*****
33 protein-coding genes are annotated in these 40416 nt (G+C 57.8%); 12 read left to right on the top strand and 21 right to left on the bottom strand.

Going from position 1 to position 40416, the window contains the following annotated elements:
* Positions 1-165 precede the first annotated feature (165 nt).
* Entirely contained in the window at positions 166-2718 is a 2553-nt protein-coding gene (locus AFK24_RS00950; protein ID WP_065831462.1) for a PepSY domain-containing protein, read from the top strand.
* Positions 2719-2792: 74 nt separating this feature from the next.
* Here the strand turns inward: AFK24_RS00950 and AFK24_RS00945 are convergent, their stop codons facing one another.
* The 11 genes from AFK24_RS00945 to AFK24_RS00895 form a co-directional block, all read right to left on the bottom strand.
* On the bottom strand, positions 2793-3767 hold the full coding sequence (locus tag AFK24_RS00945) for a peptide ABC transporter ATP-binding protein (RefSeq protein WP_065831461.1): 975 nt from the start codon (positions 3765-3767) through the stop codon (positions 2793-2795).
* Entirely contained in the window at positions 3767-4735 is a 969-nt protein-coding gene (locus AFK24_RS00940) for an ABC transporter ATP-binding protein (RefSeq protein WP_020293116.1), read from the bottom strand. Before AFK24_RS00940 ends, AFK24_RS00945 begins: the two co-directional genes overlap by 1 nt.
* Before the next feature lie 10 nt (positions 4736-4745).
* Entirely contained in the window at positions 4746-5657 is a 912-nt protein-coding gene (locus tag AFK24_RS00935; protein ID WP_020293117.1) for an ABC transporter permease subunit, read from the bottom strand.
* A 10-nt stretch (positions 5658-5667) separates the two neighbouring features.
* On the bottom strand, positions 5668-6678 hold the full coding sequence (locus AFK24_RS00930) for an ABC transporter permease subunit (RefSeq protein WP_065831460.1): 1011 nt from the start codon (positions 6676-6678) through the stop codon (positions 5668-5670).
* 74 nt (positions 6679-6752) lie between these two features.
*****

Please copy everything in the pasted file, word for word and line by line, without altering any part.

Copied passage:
33 protein-coding genes are annotated in these 40416 nt (G+C 57.8%); 12 read left to right on the top strand and 21 right to left on the bottom strand.

Going from position 1 to position 40416, the window contains the following annotated elements:
* Positions 1-165 precede the first annotated feature (165 nt).
* Entirely contained in the window at positions 166-2718 is a 2553-nt protein-coding gene (locus AFK24_RS00950; protein ID WP_065831462.1) for a PepSY domain-containing protein, read from the top strand.
* Positions 2719-2792: 74 nt separating this feature from the next.
* Here the strand turns inward: AFK24_RS00950 and AFK24_RS00945 are convergent, their stop codons facing one another.
* The 11 genes from AFK24_RS00945 to AFK24_RS00895 form a co-directional block, all read right to left on the bottom strand.
* On the bottom strand, positions 2793-3767 hold the full coding sequence (locus tag AFK24_RS00945) for a peptide ABC transporter ATP-binding protein (RefSeq protein WP_065831461.1): 975 nt from the start codon (positions 3765-3767) through the stop codon (positions 2793-2795).
* Entirely contained in the window at positions 3767-4735 is a 969-nt protein-coding gene (locus AFK24_RS00940) for an ABC transporter ATP-binding protein (RefSeq protein WP_020293116.1), read from the bottom strand. Before AFK24_RS00940 ends, AFK24_RS00945 begins: the two co-directional genes overlap by 1 nt.
* Before the next feature lie 10 nt (positions 4736-4745).
* Entirely contained in the window at positions 4746-5657 is a 912-nt protein-coding gene (locus tag AFK24_RS00935; protein ID WP_020293117.1) for an ABC transporter permease subunit, read from the bottom strand.
* A 10-nt stretch (positions 5658-5667) separates the two neighbouring features.
* On the bottom strand, positions 5668-6678 hold the full coding sequence (locus AFK24_RS00930) for an ABC transporter permease subunit (RefSeq protein WP_065831460.1): 1011 nt from the start codon (positions 6676-6678) through the stop codon (positions 5668-5670).
* 74 nt (positions 6679-6752) lie between these two features.